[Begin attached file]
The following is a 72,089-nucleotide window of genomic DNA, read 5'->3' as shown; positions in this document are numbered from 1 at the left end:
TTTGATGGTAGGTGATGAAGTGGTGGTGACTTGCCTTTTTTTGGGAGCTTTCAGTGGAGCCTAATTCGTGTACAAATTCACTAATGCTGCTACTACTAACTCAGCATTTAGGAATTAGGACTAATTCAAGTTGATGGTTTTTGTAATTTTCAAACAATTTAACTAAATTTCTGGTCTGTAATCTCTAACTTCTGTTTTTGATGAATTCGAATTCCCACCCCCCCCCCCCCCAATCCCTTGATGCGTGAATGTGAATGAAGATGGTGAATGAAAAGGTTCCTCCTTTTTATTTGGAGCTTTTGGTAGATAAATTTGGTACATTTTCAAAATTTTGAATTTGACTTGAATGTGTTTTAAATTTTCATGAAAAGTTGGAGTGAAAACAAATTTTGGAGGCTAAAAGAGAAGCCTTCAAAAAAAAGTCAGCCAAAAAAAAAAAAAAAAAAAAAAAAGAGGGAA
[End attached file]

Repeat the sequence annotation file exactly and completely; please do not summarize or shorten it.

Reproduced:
The following is a 72,089-nucleotide window of genomic DNA, read 5'->3' as shown; positions in this document are numbered from 1 at the left end:
TTTGATGGTAGGTGATGAAGTGGTGGTGACTTGCCTTTTTTTGGGAGCTTTCAGTGGAGCCTAATTCGTGTACAAATTCACTAATGCTGCTACTACTAACTCAGCATTTAGGAATTAGGACTAATTCAAGTTGATGGTTTTTGTAATTTTCAAACAATTTAACTAAATTTCTGGTCTGTAATCTCTAACTTCTGTTTTTGATGAATTCGAATTCCCACCCCCCCCCCCCCCAATCCCTTGATGCGTGAATGTGAATGAAGATGGTGAATGAAAAGGTTCCTCCTTTTTATTTGGAGCTTTTGGTAGATAAATTTGGTACATTTTCAAAATTTTGAATTTGACTTGAATGTGTTTTAAATTTTCATGAAAAGTTGGAGTGAAAACAAATTTTGGAGGCTAAAAGAGAAGCCTTCAAAAAAAAGTCAGCCAAAAAAAAAAAAAAAAAAAAAAAAGAGGGAA